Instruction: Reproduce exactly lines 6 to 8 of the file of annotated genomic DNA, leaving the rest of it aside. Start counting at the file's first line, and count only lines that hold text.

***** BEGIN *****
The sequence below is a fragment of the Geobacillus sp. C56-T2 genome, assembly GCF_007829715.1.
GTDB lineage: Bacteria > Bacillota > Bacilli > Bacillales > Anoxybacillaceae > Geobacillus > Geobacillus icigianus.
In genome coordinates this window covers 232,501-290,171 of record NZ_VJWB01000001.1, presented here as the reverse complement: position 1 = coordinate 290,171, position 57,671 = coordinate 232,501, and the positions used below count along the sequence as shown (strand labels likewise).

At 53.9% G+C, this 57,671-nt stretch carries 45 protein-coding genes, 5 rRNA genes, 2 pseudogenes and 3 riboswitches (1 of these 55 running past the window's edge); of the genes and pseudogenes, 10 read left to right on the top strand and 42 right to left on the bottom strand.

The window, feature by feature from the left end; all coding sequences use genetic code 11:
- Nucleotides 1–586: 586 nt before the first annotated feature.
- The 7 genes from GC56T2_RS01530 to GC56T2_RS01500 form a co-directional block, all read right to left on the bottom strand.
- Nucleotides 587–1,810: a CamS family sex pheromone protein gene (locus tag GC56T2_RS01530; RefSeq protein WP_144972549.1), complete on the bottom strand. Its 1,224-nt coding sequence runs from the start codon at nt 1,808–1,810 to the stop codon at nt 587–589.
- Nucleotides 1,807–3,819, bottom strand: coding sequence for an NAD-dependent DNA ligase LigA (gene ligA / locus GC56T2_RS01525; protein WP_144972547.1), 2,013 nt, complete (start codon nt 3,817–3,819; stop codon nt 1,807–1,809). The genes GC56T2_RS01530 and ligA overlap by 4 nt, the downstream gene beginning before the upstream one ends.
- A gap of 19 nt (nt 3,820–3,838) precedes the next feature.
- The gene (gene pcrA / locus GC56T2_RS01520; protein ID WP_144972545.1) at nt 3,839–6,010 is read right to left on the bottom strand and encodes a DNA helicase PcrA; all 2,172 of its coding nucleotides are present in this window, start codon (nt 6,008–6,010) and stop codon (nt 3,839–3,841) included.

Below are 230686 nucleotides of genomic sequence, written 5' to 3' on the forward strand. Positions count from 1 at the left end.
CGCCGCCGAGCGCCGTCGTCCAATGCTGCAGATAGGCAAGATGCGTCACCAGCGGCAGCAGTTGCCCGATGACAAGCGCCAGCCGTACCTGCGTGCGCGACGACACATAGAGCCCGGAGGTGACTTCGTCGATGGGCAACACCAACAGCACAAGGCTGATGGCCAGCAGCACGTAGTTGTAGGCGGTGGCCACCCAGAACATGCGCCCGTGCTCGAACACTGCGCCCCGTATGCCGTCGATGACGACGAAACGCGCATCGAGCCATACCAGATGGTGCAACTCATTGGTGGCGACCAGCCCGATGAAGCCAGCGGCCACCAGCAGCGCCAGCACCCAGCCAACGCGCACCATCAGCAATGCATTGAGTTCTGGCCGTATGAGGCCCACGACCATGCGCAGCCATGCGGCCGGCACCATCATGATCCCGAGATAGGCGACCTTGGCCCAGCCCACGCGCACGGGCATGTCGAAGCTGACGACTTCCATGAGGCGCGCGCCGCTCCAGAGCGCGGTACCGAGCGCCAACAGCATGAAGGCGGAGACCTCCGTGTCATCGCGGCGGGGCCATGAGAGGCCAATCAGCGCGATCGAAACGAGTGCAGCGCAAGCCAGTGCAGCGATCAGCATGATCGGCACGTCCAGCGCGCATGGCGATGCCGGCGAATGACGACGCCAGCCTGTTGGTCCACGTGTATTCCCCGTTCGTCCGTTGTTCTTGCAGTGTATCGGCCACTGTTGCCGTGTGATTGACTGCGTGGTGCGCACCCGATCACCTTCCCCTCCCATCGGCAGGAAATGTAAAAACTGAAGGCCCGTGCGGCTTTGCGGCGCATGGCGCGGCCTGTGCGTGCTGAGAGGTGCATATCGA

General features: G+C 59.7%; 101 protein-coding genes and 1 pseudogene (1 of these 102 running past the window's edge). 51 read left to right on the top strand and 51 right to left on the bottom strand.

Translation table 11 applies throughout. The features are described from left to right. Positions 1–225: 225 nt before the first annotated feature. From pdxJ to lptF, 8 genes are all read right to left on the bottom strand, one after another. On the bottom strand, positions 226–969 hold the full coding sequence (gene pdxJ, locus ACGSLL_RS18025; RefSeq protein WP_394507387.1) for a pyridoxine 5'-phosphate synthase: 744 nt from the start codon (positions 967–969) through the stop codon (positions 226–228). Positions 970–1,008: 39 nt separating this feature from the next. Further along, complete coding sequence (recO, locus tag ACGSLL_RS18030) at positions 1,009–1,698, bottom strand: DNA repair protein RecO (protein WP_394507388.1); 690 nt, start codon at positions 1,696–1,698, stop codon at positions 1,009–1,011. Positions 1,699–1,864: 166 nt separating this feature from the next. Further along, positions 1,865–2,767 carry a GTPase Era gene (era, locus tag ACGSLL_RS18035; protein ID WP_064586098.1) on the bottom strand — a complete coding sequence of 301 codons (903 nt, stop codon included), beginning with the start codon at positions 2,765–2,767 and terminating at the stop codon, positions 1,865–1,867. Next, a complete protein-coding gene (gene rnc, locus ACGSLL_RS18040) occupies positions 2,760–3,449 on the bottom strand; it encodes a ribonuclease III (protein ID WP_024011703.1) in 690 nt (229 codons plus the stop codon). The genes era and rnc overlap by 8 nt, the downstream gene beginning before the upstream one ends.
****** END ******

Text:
- Nucleotides 1–586: 586 nt before the first annotated feature.
- The 7 genes from GC56T2_RS01530 to GC56T2_RS01500 form a co-directional block, all read right to left on the bottom strand.
- Nucleotides 587–1,810: a CamS family sex pheromone protein gene (locus tag GC56T2_RS01530; RefSeq protein WP_144972549.1), complete on the bottom strand. Its 1,224-nt coding sequence runs from the start codon at nt 1,808–1,810 to the stop codon at nt 587–589.